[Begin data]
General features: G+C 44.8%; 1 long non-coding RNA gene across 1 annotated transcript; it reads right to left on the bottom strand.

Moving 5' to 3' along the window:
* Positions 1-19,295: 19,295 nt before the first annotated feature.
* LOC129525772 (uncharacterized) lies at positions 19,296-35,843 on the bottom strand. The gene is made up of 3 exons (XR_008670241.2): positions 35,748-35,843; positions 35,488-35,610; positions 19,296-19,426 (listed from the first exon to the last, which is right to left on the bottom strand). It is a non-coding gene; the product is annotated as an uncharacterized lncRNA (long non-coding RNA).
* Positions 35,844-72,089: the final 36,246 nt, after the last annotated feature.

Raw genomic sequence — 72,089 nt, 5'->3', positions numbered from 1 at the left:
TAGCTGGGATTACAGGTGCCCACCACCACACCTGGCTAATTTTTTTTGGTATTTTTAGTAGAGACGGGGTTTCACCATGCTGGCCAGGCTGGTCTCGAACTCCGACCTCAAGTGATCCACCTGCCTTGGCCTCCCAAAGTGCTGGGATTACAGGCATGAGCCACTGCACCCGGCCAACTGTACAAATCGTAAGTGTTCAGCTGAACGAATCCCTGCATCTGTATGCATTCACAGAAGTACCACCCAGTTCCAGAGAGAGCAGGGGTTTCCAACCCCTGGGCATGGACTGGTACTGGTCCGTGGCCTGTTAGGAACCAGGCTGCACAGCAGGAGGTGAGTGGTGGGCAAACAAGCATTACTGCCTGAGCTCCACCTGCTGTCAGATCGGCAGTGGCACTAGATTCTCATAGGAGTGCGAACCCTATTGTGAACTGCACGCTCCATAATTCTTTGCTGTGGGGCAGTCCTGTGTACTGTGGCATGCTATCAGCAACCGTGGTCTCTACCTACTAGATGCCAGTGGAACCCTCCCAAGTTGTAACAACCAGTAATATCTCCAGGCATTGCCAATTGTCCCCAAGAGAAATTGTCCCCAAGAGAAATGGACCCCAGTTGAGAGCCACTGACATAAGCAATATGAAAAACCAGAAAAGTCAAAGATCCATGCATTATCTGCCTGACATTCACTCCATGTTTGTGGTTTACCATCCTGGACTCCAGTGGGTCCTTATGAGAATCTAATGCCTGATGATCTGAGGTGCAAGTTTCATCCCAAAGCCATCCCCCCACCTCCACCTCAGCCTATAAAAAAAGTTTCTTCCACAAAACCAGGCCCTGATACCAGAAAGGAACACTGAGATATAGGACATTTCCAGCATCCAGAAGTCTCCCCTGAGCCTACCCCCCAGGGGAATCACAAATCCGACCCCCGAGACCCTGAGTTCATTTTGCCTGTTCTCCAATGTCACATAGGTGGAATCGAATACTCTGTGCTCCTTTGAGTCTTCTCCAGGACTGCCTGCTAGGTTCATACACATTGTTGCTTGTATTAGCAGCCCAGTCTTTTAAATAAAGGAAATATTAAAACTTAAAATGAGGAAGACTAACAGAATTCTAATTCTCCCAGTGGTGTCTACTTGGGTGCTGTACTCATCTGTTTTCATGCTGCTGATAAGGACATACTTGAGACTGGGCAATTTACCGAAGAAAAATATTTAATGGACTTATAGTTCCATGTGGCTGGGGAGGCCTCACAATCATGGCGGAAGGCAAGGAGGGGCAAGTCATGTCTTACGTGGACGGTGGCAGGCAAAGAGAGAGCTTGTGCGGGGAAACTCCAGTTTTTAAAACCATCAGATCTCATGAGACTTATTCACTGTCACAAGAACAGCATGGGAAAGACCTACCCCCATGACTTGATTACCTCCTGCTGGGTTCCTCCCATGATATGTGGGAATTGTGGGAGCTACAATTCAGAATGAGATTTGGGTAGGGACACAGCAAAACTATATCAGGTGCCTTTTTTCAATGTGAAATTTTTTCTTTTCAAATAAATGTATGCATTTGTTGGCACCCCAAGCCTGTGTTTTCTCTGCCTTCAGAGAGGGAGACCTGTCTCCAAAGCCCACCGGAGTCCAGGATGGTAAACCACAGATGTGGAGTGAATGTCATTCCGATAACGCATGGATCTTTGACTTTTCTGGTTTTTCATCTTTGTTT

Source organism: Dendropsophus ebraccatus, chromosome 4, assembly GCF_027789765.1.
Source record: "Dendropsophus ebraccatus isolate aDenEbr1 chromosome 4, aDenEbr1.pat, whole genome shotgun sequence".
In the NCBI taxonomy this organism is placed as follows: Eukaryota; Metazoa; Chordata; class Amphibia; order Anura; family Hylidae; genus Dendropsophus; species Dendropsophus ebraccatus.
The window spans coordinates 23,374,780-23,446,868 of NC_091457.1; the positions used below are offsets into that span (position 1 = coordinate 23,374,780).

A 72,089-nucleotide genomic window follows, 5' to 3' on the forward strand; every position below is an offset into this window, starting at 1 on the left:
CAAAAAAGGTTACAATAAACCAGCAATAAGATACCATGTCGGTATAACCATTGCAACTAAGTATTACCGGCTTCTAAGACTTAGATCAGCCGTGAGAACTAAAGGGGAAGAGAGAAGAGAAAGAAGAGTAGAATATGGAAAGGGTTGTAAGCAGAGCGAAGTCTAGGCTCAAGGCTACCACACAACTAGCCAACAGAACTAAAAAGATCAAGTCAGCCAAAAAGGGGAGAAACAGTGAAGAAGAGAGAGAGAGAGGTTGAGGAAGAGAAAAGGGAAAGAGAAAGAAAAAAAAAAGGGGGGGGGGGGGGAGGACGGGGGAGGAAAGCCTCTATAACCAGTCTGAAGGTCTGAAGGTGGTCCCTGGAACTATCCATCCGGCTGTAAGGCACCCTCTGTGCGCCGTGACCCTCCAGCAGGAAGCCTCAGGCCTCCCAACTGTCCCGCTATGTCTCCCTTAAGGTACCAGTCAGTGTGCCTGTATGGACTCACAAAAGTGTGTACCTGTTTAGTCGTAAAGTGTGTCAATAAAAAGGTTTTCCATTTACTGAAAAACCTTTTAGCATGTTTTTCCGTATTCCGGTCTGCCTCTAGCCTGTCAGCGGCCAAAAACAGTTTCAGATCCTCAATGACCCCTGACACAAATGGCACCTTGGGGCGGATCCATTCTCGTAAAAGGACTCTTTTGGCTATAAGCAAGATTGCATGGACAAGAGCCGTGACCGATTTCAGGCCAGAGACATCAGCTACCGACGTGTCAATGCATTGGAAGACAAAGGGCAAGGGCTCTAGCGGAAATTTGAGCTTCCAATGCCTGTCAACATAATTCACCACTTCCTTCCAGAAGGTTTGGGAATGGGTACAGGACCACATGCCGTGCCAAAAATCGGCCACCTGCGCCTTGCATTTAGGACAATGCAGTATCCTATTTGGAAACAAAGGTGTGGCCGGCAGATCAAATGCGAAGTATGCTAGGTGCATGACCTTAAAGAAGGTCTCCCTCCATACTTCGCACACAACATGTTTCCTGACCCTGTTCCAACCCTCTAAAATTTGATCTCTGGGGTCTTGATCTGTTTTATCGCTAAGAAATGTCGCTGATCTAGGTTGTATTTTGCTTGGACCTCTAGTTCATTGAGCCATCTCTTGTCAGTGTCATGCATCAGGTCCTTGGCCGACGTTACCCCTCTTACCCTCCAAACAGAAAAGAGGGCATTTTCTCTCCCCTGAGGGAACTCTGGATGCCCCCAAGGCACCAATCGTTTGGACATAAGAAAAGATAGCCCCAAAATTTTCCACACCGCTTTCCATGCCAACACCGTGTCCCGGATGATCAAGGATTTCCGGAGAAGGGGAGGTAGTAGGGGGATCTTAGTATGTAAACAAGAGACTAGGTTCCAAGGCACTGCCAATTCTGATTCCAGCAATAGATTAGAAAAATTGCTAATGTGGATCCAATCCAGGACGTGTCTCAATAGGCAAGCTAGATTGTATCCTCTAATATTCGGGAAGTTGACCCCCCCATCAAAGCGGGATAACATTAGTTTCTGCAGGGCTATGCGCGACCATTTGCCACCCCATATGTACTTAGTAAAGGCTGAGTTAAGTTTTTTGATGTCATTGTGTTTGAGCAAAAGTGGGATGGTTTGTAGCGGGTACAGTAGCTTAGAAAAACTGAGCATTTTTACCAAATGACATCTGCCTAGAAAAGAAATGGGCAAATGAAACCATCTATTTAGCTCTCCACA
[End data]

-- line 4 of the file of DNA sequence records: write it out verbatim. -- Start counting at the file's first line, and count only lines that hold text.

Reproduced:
* LOC129525772 (uncharacterized) lies at positions 19,296-35,843 on the bottom strand. The gene is made up of 3 exons (XR_008670241.2): positions 35,748-35,843; positions 35,488-35,610; positions 19,296-19,426 (listed from the first exon to the last, which is right to left on the bottom strand). It is a non-coding gene; the product is annotated as an uncharacterized lncRNA (long non-coding RNA).